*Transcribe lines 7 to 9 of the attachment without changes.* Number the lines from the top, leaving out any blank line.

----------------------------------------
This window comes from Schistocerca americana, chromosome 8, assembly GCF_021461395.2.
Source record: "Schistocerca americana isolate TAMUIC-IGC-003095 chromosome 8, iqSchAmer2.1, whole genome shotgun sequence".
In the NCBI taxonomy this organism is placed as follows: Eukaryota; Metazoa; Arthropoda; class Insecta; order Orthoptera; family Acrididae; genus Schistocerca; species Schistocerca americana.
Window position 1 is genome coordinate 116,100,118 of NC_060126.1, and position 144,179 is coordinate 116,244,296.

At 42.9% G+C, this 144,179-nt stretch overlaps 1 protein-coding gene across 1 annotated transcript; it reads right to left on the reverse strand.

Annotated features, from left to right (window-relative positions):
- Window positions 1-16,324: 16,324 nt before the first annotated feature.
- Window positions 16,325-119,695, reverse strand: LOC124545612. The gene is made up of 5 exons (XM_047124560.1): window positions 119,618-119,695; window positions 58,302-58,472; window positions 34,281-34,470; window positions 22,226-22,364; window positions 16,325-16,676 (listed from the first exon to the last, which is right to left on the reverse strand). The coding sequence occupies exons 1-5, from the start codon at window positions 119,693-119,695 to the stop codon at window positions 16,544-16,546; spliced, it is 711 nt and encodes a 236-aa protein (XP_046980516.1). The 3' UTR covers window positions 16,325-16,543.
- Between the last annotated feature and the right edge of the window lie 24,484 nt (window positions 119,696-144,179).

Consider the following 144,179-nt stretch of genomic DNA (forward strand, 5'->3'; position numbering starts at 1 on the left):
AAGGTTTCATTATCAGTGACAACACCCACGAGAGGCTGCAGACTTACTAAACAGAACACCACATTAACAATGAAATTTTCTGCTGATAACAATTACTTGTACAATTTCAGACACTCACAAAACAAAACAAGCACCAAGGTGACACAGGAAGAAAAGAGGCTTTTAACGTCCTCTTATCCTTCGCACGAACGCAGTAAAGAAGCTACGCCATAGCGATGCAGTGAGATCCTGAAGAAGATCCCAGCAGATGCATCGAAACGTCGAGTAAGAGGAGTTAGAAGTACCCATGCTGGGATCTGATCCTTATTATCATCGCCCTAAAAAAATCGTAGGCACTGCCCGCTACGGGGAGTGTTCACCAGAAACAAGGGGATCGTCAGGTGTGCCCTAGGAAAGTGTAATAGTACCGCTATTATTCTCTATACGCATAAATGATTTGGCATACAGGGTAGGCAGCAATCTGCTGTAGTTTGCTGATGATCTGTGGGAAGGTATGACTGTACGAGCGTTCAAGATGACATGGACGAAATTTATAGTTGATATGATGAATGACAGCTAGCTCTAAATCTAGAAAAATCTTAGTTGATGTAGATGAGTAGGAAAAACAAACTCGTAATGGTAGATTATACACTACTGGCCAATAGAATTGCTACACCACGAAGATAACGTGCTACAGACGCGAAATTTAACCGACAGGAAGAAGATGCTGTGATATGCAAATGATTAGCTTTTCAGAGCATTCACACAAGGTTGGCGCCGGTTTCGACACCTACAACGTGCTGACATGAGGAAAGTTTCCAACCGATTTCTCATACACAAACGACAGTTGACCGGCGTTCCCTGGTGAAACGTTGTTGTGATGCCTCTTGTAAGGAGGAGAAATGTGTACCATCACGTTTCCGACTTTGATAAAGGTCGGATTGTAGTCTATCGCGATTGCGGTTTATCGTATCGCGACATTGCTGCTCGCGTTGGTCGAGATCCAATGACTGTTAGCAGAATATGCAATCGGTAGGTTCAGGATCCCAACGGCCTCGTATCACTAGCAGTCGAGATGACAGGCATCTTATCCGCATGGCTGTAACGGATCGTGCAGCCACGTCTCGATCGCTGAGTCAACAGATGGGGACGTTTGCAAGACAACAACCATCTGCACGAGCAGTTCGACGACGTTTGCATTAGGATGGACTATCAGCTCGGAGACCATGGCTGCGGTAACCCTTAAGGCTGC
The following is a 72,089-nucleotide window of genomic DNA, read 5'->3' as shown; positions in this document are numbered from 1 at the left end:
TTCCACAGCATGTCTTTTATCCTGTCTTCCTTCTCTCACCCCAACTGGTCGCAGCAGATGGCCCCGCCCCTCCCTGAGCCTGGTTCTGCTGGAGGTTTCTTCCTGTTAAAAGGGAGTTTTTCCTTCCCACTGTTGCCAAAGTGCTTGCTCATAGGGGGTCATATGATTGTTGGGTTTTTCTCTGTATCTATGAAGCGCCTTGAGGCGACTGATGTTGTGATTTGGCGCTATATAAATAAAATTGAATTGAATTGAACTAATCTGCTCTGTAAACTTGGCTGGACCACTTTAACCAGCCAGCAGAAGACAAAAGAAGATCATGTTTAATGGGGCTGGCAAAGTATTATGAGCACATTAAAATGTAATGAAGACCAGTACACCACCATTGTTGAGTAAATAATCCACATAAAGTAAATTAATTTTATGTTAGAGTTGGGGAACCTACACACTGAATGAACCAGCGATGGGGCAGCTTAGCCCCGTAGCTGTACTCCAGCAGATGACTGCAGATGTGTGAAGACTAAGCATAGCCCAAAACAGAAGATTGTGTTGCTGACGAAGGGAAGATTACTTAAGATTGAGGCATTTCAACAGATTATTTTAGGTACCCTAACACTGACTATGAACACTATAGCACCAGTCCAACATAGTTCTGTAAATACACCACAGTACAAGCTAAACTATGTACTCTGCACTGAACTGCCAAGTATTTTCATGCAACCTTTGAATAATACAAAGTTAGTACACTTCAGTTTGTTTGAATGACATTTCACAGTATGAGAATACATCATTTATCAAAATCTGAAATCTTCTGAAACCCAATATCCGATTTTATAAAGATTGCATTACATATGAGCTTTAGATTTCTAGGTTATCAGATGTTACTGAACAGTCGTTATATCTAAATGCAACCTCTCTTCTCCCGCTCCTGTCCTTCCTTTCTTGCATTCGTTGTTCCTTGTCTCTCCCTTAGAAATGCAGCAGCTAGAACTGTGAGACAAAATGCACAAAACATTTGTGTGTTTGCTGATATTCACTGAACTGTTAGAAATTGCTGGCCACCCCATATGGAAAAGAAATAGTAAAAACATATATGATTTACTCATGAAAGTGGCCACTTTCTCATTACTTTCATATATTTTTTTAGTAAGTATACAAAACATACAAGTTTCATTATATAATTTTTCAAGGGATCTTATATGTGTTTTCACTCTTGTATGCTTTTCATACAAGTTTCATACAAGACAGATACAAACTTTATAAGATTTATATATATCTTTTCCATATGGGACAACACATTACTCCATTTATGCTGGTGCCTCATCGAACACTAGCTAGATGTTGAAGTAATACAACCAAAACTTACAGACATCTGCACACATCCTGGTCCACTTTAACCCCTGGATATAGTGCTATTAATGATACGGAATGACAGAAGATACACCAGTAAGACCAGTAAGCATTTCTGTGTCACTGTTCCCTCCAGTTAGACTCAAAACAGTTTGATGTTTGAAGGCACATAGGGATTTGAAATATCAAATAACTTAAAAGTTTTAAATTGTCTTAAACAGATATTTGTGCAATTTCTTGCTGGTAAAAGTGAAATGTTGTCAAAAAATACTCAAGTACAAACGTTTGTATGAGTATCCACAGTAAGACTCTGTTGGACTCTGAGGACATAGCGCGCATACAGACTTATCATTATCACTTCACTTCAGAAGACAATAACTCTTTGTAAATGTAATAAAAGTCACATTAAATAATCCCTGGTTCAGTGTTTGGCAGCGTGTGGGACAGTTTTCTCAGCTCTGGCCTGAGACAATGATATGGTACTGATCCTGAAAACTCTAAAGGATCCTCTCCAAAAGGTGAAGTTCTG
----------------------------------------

- Window positions 1-16,324: 16,324 nt before the first annotated feature.
- Window positions 16,325-119,695, reverse strand: LOC124545612. The gene is made up of 5 exons (XM_047124560.1): window positions 119,618-119,695; window positions 58,302-58,472; window positions 34,281-34,470; window positions 22,226-22,364; window positions 16,325-16,676 (listed from the first exon to the last, which is right to left on the reverse strand). The coding sequence occupies exons 1-5, from the start codon at window positions 119,693-119,695 to the stop codon at window positions 16,544-16,546; spliced, it is 711 nt and encodes a 236-aa protein (XP_046980516.1). The 3' UTR covers window positions 16,325-16,543.
- Between the last annotated feature and the right edge of the window lie 24,484 nt (window positions 119,696-144,179).